Husserl's Phenomenology and the Foundations of Natural Science develops a reading of Husserl's phenomenology as a response to the philosophical problems motivated by the metaphysics of early natural science; in particular, the problems which grew from the methodological distinction between a real objective world and the so-called "subjective" world in which we live. / Husserl's unfulfilled claim in the Ideas ((SECTION) 33) that the epoche and reductions will be developed in a graded series is taken to heart, and this graded series is developed in terms of its still inchoate appearance in the Crisis. Epoche is read as the act which motivates the event of reduction and the first act of epoche is read as the suspension of the objective scientific world, i.e., "Nature," while reduction(,1) is read as the disclosure of the "life-world," or, as a return to the "things-themselves." The second act of epoche is read as a suspension of these "things of the world" and reduction(,2) is read as reduction to the appearances. / The role of constitutional analyses in Husserl's phenomenology is then developed as the third requisite step in Husserl's attempt to provide phenomenological foundations for the natural sciences. It is shown that epoche without reduction is blind, while reduction without constitution is mute. Only with the well-connected descriptions which are the constitutional analyses of the synthetic processes of consciousness, does the "constructive" work of phenomenology begin. Constitutional analyses of reduced experiences are argued (and shown) to provide the constructive/synthetic element via which the world of "life" and the world of natural science are regained--eventually, as phenomenologically grounded. / The dissertation concludes by summarizing phenomenology's role as a "meaning-restorative" to meaning-depleted sciences, and by defending Husserl's notion of "reduction." / Source: Dissertation Abstracts International, Volume: 44-06, Section: A, page: 1815. / Thesis (Ph.D.)--The Florida State University, 1983.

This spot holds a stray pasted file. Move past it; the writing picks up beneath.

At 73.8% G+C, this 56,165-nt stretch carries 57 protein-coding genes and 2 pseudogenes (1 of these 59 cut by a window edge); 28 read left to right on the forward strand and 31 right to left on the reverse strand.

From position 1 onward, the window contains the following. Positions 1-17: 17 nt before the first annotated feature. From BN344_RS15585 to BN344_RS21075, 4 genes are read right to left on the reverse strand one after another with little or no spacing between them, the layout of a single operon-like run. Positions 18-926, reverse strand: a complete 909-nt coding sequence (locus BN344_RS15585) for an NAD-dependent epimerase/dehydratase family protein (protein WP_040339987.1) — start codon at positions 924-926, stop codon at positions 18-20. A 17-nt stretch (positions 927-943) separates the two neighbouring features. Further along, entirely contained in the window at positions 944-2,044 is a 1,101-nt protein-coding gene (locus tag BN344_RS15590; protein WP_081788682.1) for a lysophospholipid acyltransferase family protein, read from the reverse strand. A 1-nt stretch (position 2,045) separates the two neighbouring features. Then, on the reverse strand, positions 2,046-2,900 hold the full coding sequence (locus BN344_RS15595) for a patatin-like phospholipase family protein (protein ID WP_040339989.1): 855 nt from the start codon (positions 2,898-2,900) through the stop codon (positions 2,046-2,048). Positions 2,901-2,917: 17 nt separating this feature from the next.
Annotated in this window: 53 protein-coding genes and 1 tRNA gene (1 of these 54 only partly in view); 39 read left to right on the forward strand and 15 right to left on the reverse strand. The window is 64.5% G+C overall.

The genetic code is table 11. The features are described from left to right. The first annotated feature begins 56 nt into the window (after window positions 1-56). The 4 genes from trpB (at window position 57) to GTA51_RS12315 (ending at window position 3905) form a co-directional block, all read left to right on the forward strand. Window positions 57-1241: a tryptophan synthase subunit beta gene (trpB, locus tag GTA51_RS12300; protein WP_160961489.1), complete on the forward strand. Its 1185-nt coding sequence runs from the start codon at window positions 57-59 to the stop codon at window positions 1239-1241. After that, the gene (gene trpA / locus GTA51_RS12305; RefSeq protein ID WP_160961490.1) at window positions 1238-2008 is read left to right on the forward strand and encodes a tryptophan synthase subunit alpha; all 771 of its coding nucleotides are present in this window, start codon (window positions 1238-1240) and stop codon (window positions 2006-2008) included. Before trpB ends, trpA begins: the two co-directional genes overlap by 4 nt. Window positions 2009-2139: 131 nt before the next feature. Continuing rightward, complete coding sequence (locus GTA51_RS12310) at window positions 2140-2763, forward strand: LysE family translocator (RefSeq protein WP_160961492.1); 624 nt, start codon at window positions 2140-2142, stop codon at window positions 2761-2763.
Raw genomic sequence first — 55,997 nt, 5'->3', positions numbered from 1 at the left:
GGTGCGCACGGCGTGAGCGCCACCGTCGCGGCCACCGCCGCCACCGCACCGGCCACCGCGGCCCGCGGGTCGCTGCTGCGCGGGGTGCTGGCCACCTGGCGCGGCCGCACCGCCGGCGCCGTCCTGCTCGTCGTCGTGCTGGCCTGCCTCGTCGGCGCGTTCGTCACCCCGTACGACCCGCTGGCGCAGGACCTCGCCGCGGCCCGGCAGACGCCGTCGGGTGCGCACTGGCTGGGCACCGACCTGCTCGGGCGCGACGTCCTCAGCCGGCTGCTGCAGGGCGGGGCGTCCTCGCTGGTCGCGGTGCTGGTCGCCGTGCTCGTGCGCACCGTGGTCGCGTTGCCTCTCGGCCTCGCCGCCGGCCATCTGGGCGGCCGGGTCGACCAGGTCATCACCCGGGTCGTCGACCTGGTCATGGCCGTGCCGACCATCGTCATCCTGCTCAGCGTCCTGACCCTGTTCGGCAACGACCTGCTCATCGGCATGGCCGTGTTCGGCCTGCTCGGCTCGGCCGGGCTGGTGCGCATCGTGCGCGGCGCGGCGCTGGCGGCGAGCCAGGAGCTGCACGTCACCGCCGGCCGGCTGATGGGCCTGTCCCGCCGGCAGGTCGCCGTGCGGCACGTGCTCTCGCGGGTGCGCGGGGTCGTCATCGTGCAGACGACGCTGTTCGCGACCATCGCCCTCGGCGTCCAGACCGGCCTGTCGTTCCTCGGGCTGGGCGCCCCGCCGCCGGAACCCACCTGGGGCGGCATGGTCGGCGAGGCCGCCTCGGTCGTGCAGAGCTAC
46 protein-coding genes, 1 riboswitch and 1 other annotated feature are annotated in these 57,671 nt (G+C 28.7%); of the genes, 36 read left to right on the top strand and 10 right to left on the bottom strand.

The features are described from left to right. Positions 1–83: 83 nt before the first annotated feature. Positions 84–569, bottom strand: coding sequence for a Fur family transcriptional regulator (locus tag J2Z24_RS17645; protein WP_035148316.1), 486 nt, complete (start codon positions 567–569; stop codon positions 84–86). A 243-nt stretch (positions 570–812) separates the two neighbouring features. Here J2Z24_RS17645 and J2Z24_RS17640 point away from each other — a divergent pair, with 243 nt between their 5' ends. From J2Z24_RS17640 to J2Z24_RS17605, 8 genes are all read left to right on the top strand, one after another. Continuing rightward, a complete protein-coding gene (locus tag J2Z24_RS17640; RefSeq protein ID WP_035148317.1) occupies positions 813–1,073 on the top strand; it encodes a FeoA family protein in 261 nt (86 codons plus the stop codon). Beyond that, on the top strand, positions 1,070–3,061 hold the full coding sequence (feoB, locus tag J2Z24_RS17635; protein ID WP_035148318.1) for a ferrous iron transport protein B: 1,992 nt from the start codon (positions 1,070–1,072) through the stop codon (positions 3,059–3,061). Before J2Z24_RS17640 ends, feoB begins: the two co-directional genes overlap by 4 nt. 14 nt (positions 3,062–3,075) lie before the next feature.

Writing Memory: The Latino Community and Continuity in the Writings of Julia Alvarez, Judith Ortiz Cofer, and Achy Obejas.

Unknown Date (has links)
This is a study of narratives of three women authors of Spanish Caribbean origin writing in English in the United States- Julia Alvarez, Judith Ortiz Cofer, and Achy Obejas. The investigation theorizes the function of memory in narratives, used to carve a collective ethnic identity of the specific Latino groups, in order to maintain a continuity of the displaced community. The texts targets the second generation immigrants who find themselves in conflict with a society where they are at the margins because of differences from the dominant norms of society. Marginalization is countered by the creation of a link to the continuing cultures and establishing a collective identity, molded out of the collective memories of the people of the community. The texts look at three kinds of memories, namely the historical, the autobiographical, and the ethnic memory, which are instrumental in the construction of a collective, at different levels- the national, the personal, and the cultural. The textual narrative as an implement to circulate the notion of a common bond between the author, the narrator, the text, and the reader allows for the emergence of the Latina voice, as the subject through the female narrator and the characters, indicative of a social force resisting marginalization, and telling her history in her own terms. / A Dissertation submitted to the Department of Modern Languages and Linguistics in partial fulfillment of the requirements for the degree of Doctor of Philosophy.. / Degree Awarded: Fall Semester, 2005. / Date of Defense: October 19, 2005. / Caribbean Latina Writers, US Latino Literature / Includes bibliographical references. / Roberto G. Fernández, Professor Directing Dissertation; Virgil Suarez, Outside Committee Member; Santa Arias, Committee Member; Delia Poey, Committee Member.